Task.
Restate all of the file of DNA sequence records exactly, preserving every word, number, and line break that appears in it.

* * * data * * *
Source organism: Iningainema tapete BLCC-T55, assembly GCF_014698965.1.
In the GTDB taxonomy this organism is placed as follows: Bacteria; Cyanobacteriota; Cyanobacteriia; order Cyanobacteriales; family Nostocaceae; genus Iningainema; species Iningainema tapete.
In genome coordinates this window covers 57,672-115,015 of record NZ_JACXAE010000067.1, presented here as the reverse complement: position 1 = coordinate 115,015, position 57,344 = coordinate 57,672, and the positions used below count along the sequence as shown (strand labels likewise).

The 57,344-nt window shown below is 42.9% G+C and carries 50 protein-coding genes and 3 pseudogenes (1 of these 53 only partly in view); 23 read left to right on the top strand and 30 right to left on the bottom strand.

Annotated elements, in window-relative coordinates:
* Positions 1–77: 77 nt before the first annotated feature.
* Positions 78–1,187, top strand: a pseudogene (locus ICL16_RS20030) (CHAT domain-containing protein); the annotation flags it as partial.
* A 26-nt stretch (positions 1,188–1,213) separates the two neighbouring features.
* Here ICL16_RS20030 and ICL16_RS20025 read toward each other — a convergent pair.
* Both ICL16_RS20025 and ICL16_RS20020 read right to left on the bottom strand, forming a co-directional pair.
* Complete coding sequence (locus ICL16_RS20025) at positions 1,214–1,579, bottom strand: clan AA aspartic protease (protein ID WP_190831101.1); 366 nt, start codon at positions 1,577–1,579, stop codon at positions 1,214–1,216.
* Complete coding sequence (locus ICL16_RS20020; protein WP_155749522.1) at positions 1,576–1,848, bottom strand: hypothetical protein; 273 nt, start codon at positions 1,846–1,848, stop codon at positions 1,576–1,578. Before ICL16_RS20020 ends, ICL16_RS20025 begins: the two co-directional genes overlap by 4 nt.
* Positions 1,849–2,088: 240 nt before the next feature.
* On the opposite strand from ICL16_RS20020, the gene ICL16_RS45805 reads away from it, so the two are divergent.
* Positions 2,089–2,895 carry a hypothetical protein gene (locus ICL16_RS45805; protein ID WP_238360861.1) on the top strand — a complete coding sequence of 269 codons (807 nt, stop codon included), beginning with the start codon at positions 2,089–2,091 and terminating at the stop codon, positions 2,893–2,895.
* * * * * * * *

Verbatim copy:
Source organism: Iningainema tapete BLCC-T55, assembly GCF_014698965.1.
In the GTDB taxonomy this organism is placed as follows: Bacteria; Cyanobacteriota; Cyanobacteriia; order Cyanobacteriales; family Nostocaceae; genus Iningainema; species Iningainema tapete.
In genome coordinates this window covers 57,672-115,015 of record NZ_JACXAE010000067.1, presented here as the reverse complement: position 1 = coordinate 115,015, position 57,344 = coordinate 57,672, and the positions used below count along the sequence as shown (strand labels likewise).

The 57,344-nt window shown below is 42.9% G+C and carries 50 protein-coding genes and 3 pseudogenes (1 of these 53 only partly in view); 23 read left to right on the top strand and 30 right to left on the bottom strand.

Annotated elements, in window-relative coordinates:
* Positions 1–77: 77 nt before the first annotated feature.
* Positions 78–1,187, top strand: a pseudogene (locus ICL16_RS20030) (CHAT domain-containing protein); the annotation flags it as partial.
* A 26-nt stretch (positions 1,188–1,213) separates the two neighbouring features.
* Here ICL16_RS20030 and ICL16_RS20025 read toward each other — a convergent pair.
* Both ICL16_RS20025 and ICL16_RS20020 read right to left on the bottom strand, forming a co-directional pair.
* Complete coding sequence (locus ICL16_RS20025) at positions 1,214–1,579, bottom strand: clan AA aspartic protease (protein ID WP_190831101.1); 366 nt, start codon at positions 1,577–1,579, stop codon at positions 1,214–1,216.
* Complete coding sequence (locus ICL16_RS20020; protein WP_155749522.1) at positions 1,576–1,848, bottom strand: hypothetical protein; 273 nt, start codon at positions 1,846–1,848, stop codon at positions 1,576–1,578. Before ICL16_RS20020 ends, ICL16_RS20025 begins: the two co-directional genes overlap by 4 nt.
* Positions 1,849–2,088: 240 nt before the next feature.
* On the opposite strand from ICL16_RS20020, the gene ICL16_RS45805 reads away from it, so the two are divergent.
* Positions 2,089–2,895 carry a hypothetical protein gene (locus ICL16_RS45805; protein ID WP_238360861.1) on the top strand — a complete coding sequence of 269 codons (807 nt, stop codon included), beginning with the start codon at positions 2,089–2,091 and terminating at the stop codon, positions 2,893–2,895.